CDC Summarizes Dental Infection Prevention Guidelines

The Centers for Disease Control and Prevention (CDC) has released its Summary of Infection Prevention Practices in Dental Settings: Basic Expectations for Safe Care. It introduces new elements to the standard precautions introduced in the CDC’s 2003 guidelines and provides a downloadable checklist in a user-friendly format.

“This summary and checklist is not a replacement for the 2003 guidelines,” said Jennifer Cleveland, DDS, lead for infectious diseases and infection prevention in dental healthcare settings at the CDC turbine air compressor. “Rather, it’s kind of a repackaging of the most important elements presented in that document.”

The summary addresses infection prevention program administrative measures, infection prevention education and training, respiratory hygiene and cough etiquette, updated safe injection practices, and administrative measures for instrument processing. While drawing upon the 2003 guidelines, it also includes guidelines published by other CDC divisions since 2003.

“The CDC has been involved in continually updating the scientific evidence and keeping abreast of any transmissions of breaches in infection control that we are called to investigate,” said Cleveland. “We’ve also reviewed the literature and have found that several transmissions that have occurred since 2003 involved breaches in infection control scian nebulizer.”

The CDC does not believe that the 2003 dental infection prevention recommendations need to be modified, but it has found inconsistent compliance with these recommended practices. There is a need, the CDC says, for comprehensive training to improve the understanding of the underlying principles and practices of infection control.

“Infection prevention recommendations should be available and easily understood by the entire staff so that they can be implemented by all types of dental healthcare personnel,” Cleveland said. “This is why we developed this summary of infection prevention for dental healthcare settings.”

For example, the new summary emphasizes the need for an infection prevention coordinator in each dental practice to develop written infection policies based on evidence-based guidance, regulations, and standards. This individual also would ensure that the practice has the equipment and supplies required to adhere to standard precaution practices and routinely communicate with all staff members about infection prevention issues.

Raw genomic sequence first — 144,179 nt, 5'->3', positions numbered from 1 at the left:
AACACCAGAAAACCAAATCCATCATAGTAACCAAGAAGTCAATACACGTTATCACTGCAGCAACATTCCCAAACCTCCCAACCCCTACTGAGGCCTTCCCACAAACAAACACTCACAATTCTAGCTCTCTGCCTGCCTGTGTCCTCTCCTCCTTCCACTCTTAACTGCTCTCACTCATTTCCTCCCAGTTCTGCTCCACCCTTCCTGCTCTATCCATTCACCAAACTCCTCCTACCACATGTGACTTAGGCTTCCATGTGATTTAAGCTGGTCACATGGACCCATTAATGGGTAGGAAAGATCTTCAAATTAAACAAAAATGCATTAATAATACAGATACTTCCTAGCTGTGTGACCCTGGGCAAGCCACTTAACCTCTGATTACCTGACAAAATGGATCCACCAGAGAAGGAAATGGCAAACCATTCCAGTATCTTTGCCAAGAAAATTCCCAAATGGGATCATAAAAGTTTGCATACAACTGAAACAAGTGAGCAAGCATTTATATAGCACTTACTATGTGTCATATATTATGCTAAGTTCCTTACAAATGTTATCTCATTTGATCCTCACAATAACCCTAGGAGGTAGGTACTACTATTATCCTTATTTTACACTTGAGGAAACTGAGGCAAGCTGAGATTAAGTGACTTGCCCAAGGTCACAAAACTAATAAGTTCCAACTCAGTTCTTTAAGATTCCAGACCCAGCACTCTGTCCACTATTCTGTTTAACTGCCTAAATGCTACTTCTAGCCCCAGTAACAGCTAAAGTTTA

“This person should be willing to be trained in infection prevention practices and should be willing to take on the responsibility of coordinating all the infection control for the office, including standard operating procedures, record keeping, and other functions related to infection control, as well as keeping up with the latest new technology in infection control,” Cleveland said.

Also, the summary includes a checklist that practices can use to evaluate administrative policies and compliance with recommendations through the observation of clinical practices. It is available as part of the overall document and as separate, print-friendly, and fillable PDFs so it can be used easily in exposure control plans and in training.

“The elements for the checklist for each topic area can be placed throughout the office as a reminder of standard operating procedures,” Cleveland said. “This resource also can be used for investigations of dental settings where transmissions or breaches of compliance have occurred.”

Additionally, the Organization for Safety, Asepsis and Prevention (OSAP) provides an overview of the relevant recommendations since 2003 on its website, highlighting some of the changes that have occurred since the 2003 guidelines were introduced. And in addition to live lectures on the summary scheduled for major dental meetings, OSAP has created an array of supplemental tools designed to help dental teams comply with the CDC guidelines. These tools include:

From Policy to Practice: OSAP’s Interactive Guide to the CDC Guidelines: This free online course comprises 7 modules that break the guidelines down into easily understood principles.
CDC Guidelines: From Policy to Practice by OSAP: This self-study workbook walks users through the CDC guidelines. Each chapter offers practical how-to instructions, charts and checklists, pictures and captions, answers to common questions, and guidance for making sound clinical judgments.
OSHA and CDC Guidelines: Interact Training System: This program combines requirements for Occupational Safety and Health Administration (OSHA) annual training with the CDC guidelines.
OSAP Dental Infection Control Educators’ and Trainers’ Toolkit: Delivered via CD, this coaching workbook is designed to assist with the development, planning, and promotion of successful, high-impact infection control and safety programs and presentations dental equipment.
OSAP also will use social media, its member publications, Web forums, conference programming, and national meetings to keep the dental profession informed about the guidelines. It will work with consultant, educator, and corporate members while coordinating with other dental organizations to help educate the dental community as well.

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